8. Absolute NMR shielding scales and nuclear spin–rotation constants in {sup 175}LuX and {sup 197}AuX (X = {sup 19}F, {sup 35}Cl, {sup 79}Br and {sup 127}I)

    SciTech Connect (OSTI)

    Demissie, Taye B. Komorovsky, Stanislav; Repisky, Michal; Ruud, Kenneth; Jaszuński, Michał

    2015-10-28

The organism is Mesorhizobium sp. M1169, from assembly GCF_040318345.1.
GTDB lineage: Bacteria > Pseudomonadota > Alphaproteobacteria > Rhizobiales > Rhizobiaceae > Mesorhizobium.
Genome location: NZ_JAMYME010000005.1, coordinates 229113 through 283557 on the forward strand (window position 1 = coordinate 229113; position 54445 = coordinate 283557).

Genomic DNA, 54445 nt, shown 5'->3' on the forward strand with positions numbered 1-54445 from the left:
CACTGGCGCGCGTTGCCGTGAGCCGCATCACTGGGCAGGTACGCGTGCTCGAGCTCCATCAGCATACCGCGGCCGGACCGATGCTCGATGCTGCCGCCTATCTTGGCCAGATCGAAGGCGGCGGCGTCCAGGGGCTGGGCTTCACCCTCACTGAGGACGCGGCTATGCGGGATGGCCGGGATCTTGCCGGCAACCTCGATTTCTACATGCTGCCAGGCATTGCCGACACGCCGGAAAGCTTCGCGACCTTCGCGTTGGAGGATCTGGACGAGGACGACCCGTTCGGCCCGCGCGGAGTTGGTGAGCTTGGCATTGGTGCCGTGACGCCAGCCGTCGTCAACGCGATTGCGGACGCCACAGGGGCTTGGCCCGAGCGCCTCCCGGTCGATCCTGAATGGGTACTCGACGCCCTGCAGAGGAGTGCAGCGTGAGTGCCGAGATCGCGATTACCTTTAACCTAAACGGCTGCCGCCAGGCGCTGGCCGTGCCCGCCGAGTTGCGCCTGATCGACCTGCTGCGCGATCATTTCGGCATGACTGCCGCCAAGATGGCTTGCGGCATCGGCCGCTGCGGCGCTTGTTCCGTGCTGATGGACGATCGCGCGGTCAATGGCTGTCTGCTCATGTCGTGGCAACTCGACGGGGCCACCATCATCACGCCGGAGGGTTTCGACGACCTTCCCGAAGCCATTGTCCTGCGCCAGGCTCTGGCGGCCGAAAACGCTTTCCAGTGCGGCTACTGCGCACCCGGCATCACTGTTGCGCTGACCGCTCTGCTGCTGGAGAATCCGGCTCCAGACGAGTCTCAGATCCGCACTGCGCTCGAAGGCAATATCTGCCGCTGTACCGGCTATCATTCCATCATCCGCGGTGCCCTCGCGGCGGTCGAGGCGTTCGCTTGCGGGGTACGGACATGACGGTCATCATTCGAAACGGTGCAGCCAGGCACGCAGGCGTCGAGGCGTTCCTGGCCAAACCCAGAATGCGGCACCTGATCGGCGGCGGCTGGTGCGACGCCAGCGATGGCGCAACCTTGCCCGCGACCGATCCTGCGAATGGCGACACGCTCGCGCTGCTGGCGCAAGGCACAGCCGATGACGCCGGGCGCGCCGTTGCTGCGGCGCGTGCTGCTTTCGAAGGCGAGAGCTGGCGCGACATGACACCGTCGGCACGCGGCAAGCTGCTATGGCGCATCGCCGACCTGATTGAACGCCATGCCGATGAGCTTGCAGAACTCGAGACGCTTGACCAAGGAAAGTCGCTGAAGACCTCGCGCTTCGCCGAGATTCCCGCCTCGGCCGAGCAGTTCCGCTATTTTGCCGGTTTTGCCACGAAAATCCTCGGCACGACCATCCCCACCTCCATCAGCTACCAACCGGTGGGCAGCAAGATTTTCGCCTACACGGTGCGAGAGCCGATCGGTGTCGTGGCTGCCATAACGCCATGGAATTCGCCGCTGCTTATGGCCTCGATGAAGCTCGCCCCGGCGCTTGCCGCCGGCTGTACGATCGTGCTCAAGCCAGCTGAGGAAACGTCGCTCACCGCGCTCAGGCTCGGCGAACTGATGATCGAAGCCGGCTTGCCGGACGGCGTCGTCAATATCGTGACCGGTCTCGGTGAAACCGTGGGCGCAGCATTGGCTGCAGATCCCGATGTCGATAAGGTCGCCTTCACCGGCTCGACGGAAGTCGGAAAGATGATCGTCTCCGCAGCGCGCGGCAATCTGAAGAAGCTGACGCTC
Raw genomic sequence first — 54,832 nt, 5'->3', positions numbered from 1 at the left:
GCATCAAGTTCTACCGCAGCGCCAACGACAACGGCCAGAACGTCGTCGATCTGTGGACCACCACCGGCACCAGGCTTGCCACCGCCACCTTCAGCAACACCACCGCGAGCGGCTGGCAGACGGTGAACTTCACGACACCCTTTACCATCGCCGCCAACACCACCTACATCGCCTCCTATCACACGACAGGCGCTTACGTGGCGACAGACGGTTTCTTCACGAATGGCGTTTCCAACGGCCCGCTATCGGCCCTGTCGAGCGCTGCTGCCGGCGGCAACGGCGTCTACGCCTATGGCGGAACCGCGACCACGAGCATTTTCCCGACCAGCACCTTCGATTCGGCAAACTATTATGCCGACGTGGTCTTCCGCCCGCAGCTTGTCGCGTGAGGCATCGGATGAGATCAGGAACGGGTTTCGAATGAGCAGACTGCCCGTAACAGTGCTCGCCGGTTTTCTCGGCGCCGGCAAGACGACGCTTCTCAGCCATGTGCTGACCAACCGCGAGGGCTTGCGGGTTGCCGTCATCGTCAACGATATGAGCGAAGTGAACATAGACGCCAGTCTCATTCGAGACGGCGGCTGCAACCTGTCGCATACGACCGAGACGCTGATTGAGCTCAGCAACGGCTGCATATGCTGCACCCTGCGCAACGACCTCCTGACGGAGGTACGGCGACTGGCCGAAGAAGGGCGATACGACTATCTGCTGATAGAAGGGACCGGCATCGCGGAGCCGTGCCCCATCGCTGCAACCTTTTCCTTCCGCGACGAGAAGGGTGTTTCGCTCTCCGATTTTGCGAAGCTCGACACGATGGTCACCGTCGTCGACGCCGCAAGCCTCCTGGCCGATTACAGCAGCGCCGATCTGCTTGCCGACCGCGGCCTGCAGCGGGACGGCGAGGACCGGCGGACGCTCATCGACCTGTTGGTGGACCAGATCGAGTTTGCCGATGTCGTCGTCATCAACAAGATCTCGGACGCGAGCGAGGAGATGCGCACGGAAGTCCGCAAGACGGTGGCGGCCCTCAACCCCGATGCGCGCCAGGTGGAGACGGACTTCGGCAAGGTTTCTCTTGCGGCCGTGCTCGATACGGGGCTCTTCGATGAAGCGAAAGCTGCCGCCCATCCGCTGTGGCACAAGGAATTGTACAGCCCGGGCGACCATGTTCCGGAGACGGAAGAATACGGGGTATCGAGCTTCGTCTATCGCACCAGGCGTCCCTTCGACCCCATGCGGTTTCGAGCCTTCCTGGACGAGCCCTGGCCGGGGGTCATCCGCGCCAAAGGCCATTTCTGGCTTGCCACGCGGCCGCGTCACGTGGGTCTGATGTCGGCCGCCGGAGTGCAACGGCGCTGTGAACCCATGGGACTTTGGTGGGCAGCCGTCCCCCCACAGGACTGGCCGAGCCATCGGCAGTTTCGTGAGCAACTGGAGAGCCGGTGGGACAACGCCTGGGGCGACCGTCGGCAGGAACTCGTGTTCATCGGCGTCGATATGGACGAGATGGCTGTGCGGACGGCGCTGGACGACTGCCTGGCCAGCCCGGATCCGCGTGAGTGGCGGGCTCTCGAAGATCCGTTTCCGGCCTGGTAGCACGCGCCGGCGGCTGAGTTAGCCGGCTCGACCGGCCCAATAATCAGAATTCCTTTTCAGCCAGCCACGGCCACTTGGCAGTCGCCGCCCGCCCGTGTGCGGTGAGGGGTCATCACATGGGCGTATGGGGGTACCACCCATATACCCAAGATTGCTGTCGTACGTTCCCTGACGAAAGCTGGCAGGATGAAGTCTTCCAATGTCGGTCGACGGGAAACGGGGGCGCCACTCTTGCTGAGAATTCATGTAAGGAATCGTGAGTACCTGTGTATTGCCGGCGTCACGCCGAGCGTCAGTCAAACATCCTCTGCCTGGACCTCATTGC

We present nuclear spin–rotation constants, absolute nuclear magnetic resonance (NMR) shielding constants, and shielding spans of all the nuclei in {sup 175}LuX and {sup 197}AuX (X = {sup 19}F, {sup 35}Cl, {sup 79}Br, {sup 127}I), calculated using coupled-cluster singles-and-doubles with a perturbative triples (CCSD(T)) correction theory, four-component relativistic density functional theory (relativistic DFT), and non-relativistic DFT. The total nuclear spin–rotation constants determined by adding the relativistic corrections obtained from DFT calculations to the CCSD(T) values are in general in agreement with available experimental data, indicating that the computational approach followed in this study allows us to predict reliable results for the unknown spin–rotation constants in these molecules. The total NMR absolute shielding constants are determined for all the nuclei following the same approach as that applied for the nuclear spin–rotation constants. In most of the molecules, relativistic effects significantly change the computed shielding constants, demonstrating that straightforward application of the non-relativistic formula relating the electronic contribution to the nuclear spin–rotation constants and the paramagnetic contribution to the shielding constants does not yield correct results. We also analyze the origin of the unusually large absolute shielding constant and its relativistic correction of gold in AuF compared to the other gold monohalides.